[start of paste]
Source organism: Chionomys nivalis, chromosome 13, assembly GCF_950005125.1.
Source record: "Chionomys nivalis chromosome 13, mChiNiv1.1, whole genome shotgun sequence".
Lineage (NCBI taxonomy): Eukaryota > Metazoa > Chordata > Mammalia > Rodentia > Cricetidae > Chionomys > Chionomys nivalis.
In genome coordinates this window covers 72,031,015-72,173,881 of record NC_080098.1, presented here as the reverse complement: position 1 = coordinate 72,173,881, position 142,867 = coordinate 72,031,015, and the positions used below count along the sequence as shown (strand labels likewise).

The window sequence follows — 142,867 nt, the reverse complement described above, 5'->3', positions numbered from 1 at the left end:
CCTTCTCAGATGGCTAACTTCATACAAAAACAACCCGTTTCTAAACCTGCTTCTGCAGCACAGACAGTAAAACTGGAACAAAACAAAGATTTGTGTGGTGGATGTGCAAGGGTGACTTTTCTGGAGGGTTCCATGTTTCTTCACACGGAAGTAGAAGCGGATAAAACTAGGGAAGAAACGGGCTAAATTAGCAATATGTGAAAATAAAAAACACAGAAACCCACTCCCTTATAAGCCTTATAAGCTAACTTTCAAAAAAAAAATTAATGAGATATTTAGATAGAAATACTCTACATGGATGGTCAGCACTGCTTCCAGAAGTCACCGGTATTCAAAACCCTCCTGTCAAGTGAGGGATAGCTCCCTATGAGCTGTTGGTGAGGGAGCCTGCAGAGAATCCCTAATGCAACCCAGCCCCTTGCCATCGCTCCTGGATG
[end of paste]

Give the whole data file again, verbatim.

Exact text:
Source organism: Chionomys nivalis, chromosome 13, assembly GCF_950005125.1.
Source record: "Chionomys nivalis chromosome 13, mChiNiv1.1, whole genome shotgun sequence".
Lineage (NCBI taxonomy): Eukaryota > Metazoa > Chordata > Mammalia > Rodentia > Cricetidae > Chionomys > Chionomys nivalis.
In genome coordinates this window covers 72,031,015-72,173,881 of record NC_080098.1, presented here as the reverse complement: position 1 = coordinate 72,173,881, position 142,867 = coordinate 72,031,015, and the positions used below count along the sequence as shown (strand labels likewise).

The window sequence follows — 142,867 nt, the reverse complement described above, 5'->3', positions numbered from 1 at the left end:
CCTTCTCAGATGGCTAACTTCATACAAAAACAACCCGTTTCTAAACCTGCTTCTGCAGCACAGACAGTAAAACTGGAACAAAACAAAGATTTGTGTGGTGGATGTGCAAGGGTGACTTTTCTGGAGGGTTCCATGTTTCTTCACACGGAAGTAGAAGCGGATAAAACTAGGGAAGAAACGGGCTAAATTAGCAATATGTGAAAATAAAAAACACAGAAACCCACTCCCTTATAAGCCTTATAAGCTAACTTTCAAAAAAAAAATTAATGAGATATTTAGATAGAAATACTCTACATGGATGGTCAGCACTGCTTCCAGAAGTCACCGGTATTCAAAACCCTCCTGTCAAGTGAGGGATAGCTCCCTATGAGCTGTTGGTGAGGGAGCCTGCAGAGAATCCCTAATGCAACCCAGCCCCTTGCCATCGCTCCTGGATG